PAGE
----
• We previously reported that an envelope (Env) glycoprotein immunogen (o-gp140{delta}V2SF162) containing a partial deletion in the second variable loop (V2) derived from the R5-tropic HIV-1 isolate SF162 partially protected vaccinated rhesus macaques against pathogenic SHIV{sub SF162P4} virus. Extending our studies to subtype C isolate TV1, we have purified o-gp140{delta}V2TV1 (subtype C {delta}V2 trimer) to homogeneity, performed glycosylation analysis, and determined its ability to bind CD4, as well as a panel of well-characterized neutralizing monoclonal antibodies (mAb). In general, critical epitopes are preserved on the subtype C {delta}V2 trimer; however, we did not observe significant binding for the b12 mAb. Themore » molecular mass of subtype C {delta}V2 trimer was found to be 450 kDa, and the hydrodynamic radius was found to be 10.87 nm. Our data suggest that subtype C {delta}V2 trimer binds to CD4 with an affinity comparable to o-gp140{delta}V2SF162 (subtype B {delta}V2 trimer). Using isothermal titration calorimetric (ITC) analysis, we demonstrated that all three CD4 binding sites (CD4-BS) in both subtype C and B trimers are exposed and accessible. However, compared to subtype B trimer, the three CD4-BS in subtype C trimer have different affinities for CD4, suggesting a cooperativity of CD4 binding in subtype C trimer but not in subtype B trimer. Negative staining electron microscopy of the subtype C {delta}V2 trimer has demonstrated that it is in fact a trimer. These results highlight the importance of studying subtype C Env, and also of developing appropriate subtype C-specific reagents that may be used for better immunological characterization of subtype C Env for developing an AIDS vaccine.« less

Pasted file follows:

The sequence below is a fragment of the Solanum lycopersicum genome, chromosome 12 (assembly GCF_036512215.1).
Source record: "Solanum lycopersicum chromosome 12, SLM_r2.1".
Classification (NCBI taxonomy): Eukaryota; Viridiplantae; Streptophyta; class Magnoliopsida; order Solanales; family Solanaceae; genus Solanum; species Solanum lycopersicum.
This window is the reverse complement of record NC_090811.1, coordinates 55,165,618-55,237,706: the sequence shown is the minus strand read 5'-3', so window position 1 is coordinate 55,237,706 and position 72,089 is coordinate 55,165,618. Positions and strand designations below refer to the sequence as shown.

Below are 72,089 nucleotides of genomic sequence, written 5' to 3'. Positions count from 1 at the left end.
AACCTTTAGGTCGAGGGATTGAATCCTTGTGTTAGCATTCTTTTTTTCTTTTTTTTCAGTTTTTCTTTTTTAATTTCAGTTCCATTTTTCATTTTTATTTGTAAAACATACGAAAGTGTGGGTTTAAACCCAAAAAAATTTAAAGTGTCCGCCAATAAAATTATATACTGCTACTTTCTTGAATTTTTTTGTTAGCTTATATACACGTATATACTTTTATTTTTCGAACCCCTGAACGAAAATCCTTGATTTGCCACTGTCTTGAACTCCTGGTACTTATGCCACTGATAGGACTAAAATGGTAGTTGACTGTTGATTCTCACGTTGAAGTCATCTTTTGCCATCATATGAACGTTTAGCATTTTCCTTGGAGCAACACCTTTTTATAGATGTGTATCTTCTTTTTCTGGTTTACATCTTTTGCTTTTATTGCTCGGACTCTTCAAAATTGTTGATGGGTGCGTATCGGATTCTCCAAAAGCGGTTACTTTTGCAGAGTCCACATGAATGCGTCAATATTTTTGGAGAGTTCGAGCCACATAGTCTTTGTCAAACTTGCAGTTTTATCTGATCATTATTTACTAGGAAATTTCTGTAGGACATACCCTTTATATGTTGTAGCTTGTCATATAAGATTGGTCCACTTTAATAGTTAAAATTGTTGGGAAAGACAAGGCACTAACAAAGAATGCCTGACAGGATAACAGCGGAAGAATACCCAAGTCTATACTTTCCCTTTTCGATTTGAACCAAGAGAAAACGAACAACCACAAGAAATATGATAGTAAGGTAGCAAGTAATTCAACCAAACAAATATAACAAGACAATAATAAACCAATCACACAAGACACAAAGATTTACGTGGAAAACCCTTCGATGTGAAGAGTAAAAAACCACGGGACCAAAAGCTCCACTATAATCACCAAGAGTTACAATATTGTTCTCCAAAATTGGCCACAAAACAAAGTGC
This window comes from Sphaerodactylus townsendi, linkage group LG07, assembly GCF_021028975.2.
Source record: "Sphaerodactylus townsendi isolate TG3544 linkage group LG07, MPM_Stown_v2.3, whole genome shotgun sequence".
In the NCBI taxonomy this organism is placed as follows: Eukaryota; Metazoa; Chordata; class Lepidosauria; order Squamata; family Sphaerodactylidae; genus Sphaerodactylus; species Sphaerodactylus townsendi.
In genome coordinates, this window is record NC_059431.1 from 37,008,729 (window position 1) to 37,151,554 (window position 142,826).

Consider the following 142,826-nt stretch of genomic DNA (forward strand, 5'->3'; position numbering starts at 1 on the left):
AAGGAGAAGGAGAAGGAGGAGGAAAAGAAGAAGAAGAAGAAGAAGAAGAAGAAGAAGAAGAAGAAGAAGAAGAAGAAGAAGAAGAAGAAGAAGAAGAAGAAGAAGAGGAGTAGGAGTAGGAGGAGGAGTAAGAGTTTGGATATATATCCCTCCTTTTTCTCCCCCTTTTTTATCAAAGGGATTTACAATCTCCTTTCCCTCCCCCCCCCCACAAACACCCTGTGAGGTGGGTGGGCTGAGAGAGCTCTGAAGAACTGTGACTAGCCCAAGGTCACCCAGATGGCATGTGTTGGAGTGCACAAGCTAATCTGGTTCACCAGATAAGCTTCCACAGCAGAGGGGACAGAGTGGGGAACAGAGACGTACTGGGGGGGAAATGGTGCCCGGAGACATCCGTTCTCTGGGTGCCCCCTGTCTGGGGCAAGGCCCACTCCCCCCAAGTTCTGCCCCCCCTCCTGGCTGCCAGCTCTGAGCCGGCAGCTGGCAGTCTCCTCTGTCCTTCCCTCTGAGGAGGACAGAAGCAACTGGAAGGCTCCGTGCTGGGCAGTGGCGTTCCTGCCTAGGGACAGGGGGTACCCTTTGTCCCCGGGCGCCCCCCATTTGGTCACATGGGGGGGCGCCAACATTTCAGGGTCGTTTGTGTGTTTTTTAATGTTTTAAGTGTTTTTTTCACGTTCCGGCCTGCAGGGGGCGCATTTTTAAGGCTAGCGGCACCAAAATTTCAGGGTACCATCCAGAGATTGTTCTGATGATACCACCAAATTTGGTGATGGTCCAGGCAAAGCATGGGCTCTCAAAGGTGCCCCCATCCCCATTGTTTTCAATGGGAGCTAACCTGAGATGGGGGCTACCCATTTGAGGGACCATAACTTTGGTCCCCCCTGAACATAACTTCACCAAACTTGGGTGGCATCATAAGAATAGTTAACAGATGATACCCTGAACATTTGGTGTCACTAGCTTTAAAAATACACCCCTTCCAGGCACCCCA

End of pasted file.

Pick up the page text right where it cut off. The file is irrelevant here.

• In addition to the major ectodomain, the gp41 transmembrane glycoprotein of HIV-1 is now known to have a minor ectodomain that is part of the long C-terminal tail. Both ectodomains are highly antigenic, carry neutralizing and non-neutralizing epitopes, and are involved in virus-mediated fusion activity. However, data have so far been biologically based, and derived solely from T cell line-adapted (TCLA), B clade viruses. Here we have carried out sequence and theoretically based structural analyses of 357 gp41 C-terminal sequences of mainly primary isolates of HIV-1 clades A, B, C, and D. Data show that all these viruses have themore » potential to form a tail loop structure (the minor ectodomain) supported by three, {beta}-sheet, membrane-spanning domains (MSDs). This means that the first (N-terminal) tyrosine-based sorting signal of the gp41 tail is situated outside the cell membrane and is non-functional, and that gp41 that reaches the cell surface may be recycled back into the cytoplasm through the activity of the second tyrosine-sorting signal. However, we suggest that only a minority of cell-associated gp41 molecules - those destined for incorporation into virions - has 3 MSDs and the minor ectodomain. Most intracellular gp41 has the conventional single MSD, no minor ectodomain, a functional first tyrosine-based sorting signal, and in line with current thinking is degraded intracellularly. The gp41 structural diversity suggested here can be viewed as an evolutionary strategy to minimize HIV-1 envelope glycoprotein expression on the cell surface, and hence possible cytotoxicity and immune attack on the infected cell.« less